OVERALL (4.75/5)

OlliOlli: Epic Combo Edition is an absolute steal at its price point. Within this package are two great games that are addictive and rewarding along with very cool and interesting supplementary materials. If you never hopped on the rails of OlliOlli, there’s no better place to start than here.

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Throwback Thursday: Win JoJo’s Bizarre Adventure: Eyes of Heaven on PS4!

jjbaThis week we’re heading back to the world of Bandai-Namco and giving away copies of JoJo’s Bizarre Adventure: Eyes of Heaven on the PlayStation 4, courtesy of the good folks at Bandai-Namco.

To enter, simply let us know what the strangest game you’ve played is in the comments section below. Please include your @Twitter handle as well.

Sample Comment
Tokyo Jungle

Winners will be selected on Thursday, September 29th. All entries must be submitted by 4 PM EST/1 PM PST on Thursday. Please note that although anyone can enter you must be following me on Twitter to win.

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PC Review: Space Run Galaxy

Shiver me timbers, it be a space squid.

Shiver me timbers, it be a space squid.

By: Brian Gunn

Space Run Galaxy is the second entry in the Space Run series, though you would be forgiven if you did not know about the first game since it went fairly under the radar. With this entry, Passtech Games are looking toward passive multiplayer games to freshen up their tower defense mechanics.


Tower defense games tend to control fairly simply, and Space Run Galaxy lives up to that standard. You just need to find what you want in a list of ship parts and place them on the defined areas. There are some tweaks to the formula, such as each weapon having a special ability to invoke or certain ones that you’re able to rotate when attacks come from a new angle, but it’s still pretty straightforward.


There’s a fairly stellar art style to the characters in Space Run Galaxy. It’s almost like a comic book, and the variety of oddballs you meet all feel distinct. Sadly, yhat charm doesn’t particularly translate to the actual gameplay. The towers and enemies end up feeling a little on the bland side and similar to many others in the genre.

The game is about space truckers essentially, which means it is heavy on the typical traits of space western stories and games that have been coming out over the past decade like Rebel Galaxy and Firefly. Expect lots of guitar twangs that fit the atmosphere but don’t particularly stand out. Story moments are voice acted and work well for the most part.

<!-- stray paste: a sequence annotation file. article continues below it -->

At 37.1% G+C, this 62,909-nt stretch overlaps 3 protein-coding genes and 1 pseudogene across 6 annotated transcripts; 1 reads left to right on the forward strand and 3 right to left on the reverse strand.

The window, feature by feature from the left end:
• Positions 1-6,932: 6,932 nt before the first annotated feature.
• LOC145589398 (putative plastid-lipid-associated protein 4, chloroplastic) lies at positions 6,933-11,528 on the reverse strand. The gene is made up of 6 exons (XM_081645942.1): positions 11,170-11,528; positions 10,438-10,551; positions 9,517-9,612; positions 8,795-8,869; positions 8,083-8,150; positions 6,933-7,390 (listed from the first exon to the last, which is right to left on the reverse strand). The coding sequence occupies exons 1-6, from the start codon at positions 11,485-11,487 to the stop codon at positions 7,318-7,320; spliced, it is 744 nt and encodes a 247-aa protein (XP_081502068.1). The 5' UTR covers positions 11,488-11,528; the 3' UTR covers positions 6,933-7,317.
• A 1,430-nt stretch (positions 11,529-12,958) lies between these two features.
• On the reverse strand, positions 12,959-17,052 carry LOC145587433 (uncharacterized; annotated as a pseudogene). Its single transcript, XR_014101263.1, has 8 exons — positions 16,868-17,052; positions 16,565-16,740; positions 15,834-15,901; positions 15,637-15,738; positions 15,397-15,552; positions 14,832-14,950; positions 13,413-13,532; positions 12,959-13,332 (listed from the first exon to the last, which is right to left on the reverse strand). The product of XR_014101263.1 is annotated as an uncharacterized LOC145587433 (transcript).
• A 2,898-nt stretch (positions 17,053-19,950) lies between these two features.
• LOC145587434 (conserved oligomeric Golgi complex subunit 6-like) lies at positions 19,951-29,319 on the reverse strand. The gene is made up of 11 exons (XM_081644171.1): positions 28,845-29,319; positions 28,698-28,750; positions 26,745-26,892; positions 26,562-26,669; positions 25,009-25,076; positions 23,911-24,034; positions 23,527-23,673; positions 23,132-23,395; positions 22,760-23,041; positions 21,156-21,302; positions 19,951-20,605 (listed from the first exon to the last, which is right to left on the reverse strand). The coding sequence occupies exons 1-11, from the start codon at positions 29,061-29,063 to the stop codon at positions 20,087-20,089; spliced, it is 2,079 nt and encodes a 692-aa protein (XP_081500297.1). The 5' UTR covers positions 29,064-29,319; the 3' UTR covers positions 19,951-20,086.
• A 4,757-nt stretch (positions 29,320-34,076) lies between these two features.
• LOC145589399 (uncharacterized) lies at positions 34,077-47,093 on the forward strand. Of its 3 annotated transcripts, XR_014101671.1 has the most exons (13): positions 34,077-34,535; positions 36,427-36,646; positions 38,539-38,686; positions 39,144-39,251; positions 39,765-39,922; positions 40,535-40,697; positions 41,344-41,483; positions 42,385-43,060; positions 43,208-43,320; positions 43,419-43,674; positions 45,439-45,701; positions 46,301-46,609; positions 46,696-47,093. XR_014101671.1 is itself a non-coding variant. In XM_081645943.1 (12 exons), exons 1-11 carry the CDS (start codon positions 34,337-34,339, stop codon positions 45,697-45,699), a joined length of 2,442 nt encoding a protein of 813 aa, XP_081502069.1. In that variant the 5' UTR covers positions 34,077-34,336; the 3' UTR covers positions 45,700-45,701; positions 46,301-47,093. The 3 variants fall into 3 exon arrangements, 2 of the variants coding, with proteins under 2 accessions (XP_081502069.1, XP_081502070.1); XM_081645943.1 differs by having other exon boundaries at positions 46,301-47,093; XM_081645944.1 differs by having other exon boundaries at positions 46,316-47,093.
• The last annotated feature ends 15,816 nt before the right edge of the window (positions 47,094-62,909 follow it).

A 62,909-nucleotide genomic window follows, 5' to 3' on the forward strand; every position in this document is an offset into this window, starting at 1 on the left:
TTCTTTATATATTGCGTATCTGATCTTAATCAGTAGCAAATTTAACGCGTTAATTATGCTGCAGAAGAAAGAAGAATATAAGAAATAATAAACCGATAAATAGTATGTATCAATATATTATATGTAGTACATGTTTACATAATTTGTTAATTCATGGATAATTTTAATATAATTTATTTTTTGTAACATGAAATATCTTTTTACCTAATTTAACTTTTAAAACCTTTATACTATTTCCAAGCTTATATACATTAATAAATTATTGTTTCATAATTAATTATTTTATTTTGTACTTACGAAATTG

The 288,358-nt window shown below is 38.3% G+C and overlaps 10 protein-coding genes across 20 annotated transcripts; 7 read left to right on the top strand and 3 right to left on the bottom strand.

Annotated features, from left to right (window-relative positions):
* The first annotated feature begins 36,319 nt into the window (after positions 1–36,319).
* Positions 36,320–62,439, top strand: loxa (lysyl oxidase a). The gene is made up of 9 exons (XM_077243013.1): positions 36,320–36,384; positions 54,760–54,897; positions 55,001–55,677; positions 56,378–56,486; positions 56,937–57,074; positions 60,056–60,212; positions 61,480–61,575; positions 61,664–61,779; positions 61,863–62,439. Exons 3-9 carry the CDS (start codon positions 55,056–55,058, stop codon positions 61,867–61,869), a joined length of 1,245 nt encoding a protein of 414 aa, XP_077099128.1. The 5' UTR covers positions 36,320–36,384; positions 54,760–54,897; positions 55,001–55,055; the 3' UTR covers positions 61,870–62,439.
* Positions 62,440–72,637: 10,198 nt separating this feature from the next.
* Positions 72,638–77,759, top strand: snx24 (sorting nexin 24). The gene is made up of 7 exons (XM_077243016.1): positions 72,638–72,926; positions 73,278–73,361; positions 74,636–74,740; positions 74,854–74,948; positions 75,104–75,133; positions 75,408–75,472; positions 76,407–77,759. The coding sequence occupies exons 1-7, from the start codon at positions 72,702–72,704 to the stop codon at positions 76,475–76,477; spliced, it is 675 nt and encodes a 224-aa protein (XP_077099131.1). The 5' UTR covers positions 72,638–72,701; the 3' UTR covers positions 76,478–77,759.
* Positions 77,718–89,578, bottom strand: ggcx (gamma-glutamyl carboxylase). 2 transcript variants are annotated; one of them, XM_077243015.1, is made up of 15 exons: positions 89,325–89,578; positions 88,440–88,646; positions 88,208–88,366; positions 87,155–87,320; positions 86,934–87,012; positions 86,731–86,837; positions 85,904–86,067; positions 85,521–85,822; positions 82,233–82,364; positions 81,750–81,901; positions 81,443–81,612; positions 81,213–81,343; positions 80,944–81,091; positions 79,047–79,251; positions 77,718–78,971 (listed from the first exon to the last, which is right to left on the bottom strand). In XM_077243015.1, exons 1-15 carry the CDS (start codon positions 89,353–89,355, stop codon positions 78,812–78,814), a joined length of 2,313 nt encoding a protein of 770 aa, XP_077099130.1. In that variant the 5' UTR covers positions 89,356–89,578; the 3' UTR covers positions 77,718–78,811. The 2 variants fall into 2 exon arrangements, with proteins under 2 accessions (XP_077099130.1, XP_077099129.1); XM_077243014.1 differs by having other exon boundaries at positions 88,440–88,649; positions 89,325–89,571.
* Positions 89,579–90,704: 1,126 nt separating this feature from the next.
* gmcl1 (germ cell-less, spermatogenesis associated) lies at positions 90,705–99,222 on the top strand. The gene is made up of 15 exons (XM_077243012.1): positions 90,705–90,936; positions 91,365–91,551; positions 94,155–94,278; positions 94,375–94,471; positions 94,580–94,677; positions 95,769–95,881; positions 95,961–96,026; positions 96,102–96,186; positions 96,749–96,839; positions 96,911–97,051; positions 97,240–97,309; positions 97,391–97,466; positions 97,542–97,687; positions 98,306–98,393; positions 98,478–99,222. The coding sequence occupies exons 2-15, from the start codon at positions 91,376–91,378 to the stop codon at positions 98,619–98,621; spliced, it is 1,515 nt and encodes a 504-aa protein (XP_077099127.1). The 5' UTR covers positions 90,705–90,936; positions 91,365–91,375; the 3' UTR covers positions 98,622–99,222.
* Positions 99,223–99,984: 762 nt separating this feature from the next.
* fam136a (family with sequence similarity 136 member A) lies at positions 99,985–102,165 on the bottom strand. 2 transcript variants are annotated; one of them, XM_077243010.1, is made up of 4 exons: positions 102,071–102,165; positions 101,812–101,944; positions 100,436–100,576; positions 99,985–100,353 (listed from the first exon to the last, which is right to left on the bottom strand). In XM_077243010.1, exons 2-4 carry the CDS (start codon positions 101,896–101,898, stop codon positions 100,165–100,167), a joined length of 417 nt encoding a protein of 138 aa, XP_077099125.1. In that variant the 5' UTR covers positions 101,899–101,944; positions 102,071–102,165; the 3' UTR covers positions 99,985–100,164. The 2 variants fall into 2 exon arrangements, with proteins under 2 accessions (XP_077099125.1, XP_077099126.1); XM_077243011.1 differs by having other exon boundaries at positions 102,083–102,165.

GAMEPLAY (3.5/5)

The Space Run series sets itself apart via a unique central hook to the tower defense formula in that it has no set levels. There aren’t lanes of enemies to prepare for; instead you’re piloting a ship and simply dealing with things that get close, and levels are often randomized. This means you have to play on your toes quite a bit more than other games in the genre.

Space Run Galaxy puts players in the role of a nameless newbie space-runner. There’s no characterization for the lead, so it often feels like you are playing the android helper that deals with all the characters in story moments.

You’ll interact with most of the previous game’s cast, include its main character, Buck. There’s not much of a narrative thrust at the start beyond “be a better space-runner,” but eventually you’ll find yourself embroiled in a plot to save the world, like usual.

Your spaceship itself is made up of a variety of construction cells, and each of those cells can hold one item, whether it’s a piece of cargo, an engine, or a missile launcher. Gameplay is split between managing the overall campaign and each level. You don’t build many permanent upgrades to a ship, instead upgrading the amount or quality of a tower, and then each level you’ll be able to place them wherever you want.

However, the campaign’s missions frequently entrust you with cargo to deliver at far away space stations, and it will take up space on your ship. So there’s thought to be put into whether you should load up two missions worth of cargo and sacrifice the spaces you’d normally reserve for weapons or shields, or leave some behind and make a second trip.

There’s also a unique multiplayer element to the game that seems fairly ambitious. While there’s no direct co-op or PVP or really any interactions with other players directly, you can create missions for them to do, as well as sell them your goods. So if you have some leftover cargo three planets away, you can create a contract for another player to move that cargo instead of doing it yourself. It’s a little limited in scope, but it does a good job of making the world feel populated.

Sadly, the campaign is more interesting than the levels. Enemies feel too repetitive and don’t have enough variety until near the end. It can also be easy to sort of wind up in a bad position with your tower placements if you get an unlucky spawn.

OVERALL (3.5/5)

Space Run Galaxy is a unique tower defense game with cool multiplayer elements. It does struggle a bit in the moment-to-moment gameplay, but it lays great groundwork for a sequel. Let’s hope third time is the charm.